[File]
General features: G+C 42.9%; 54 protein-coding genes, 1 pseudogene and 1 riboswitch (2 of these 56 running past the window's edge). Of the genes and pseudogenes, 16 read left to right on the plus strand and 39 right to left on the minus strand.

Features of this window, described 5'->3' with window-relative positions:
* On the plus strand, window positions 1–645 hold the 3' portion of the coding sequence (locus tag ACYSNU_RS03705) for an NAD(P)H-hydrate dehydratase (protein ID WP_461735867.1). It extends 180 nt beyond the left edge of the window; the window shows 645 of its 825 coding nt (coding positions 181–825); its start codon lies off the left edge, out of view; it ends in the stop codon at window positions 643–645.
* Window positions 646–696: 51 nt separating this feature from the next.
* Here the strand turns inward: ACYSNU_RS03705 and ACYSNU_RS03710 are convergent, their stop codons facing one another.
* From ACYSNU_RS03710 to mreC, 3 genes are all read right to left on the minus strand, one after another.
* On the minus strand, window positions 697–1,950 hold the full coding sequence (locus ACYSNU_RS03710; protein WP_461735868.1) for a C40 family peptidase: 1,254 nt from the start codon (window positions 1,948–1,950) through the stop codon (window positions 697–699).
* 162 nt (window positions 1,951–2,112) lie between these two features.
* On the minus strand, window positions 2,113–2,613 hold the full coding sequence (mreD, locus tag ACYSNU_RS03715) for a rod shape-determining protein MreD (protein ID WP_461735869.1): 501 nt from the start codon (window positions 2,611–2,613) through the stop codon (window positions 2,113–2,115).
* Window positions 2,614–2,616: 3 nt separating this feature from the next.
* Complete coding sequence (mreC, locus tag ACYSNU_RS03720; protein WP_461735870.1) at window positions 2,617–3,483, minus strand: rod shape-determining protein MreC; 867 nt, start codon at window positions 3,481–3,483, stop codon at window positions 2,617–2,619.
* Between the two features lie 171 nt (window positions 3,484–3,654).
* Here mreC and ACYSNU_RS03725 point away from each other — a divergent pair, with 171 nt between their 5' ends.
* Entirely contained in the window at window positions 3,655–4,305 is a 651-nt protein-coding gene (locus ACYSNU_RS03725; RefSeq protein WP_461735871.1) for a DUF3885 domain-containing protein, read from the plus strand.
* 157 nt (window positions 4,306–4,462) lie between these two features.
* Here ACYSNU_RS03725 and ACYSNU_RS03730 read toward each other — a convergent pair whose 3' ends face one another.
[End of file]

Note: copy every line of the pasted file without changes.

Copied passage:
General features: G+C 42.9%; 54 protein-coding genes, 1 pseudogene and 1 riboswitch (2 of these 56 running past the window's edge). Of the genes and pseudogenes, 16 read left to right on the plus strand and 39 right to left on the minus strand.

Features of this window, described 5'->3' with window-relative positions:
* On the plus strand, window positions 1–645 hold the 3' portion of the coding sequence (locus tag ACYSNU_RS03705) for an NAD(P)H-hydrate dehydratase (protein ID WP_461735867.1). It extends 180 nt beyond the left edge of the window; the window shows 645 of its 825 coding nt (coding positions 181–825); its start codon lies off the left edge, out of view; it ends in the stop codon at window positions 643–645.
* Window positions 646–696: 51 nt separating this feature from the next.
* Here the strand turns inward: ACYSNU_RS03705 and ACYSNU_RS03710 are convergent, their stop codons facing one another.
* From ACYSNU_RS03710 to mreC, 3 genes are all read right to left on the minus strand, one after another.
* On the minus strand, window positions 697–1,950 hold the full coding sequence (locus ACYSNU_RS03710; protein WP_461735868.1) for a C40 family peptidase: 1,254 nt from the start codon (window positions 1,948–1,950) through the stop codon (window positions 697–699).
* 162 nt (window positions 1,951–2,112) lie between these two features.
* On the minus strand, window positions 2,113–2,613 hold the full coding sequence (mreD, locus tag ACYSNU_RS03715) for a rod shape-determining protein MreD (protein ID WP_461735869.1): 501 nt from the start codon (window positions 2,611–2,613) through the stop codon (window positions 2,113–2,115).
* Window positions 2,614–2,616: 3 nt separating this feature from the next.
* Complete coding sequence (mreC, locus tag ACYSNU_RS03720; protein WP_461735870.1) at window positions 2,617–3,483, minus strand: rod shape-determining protein MreC; 867 nt, start codon at window positions 3,481–3,483, stop codon at window positions 2,617–2,619.
* Between the two features lie 171 nt (window positions 3,484–3,654).
* Here mreC and ACYSNU_RS03725 point away from each other — a divergent pair, with 171 nt between their 5' ends.
* Entirely contained in the window at window positions 3,655–4,305 is a 651-nt protein-coding gene (locus ACYSNU_RS03725; RefSeq protein WP_461735871.1) for a DUF3885 domain-containing protein, read from the plus strand.
* 157 nt (window positions 4,306–4,462) lie between these two features.
* Here ACYSNU_RS03725 and ACYSNU_RS03730 read toward each other — a convergent pair whose 3' ends face one another.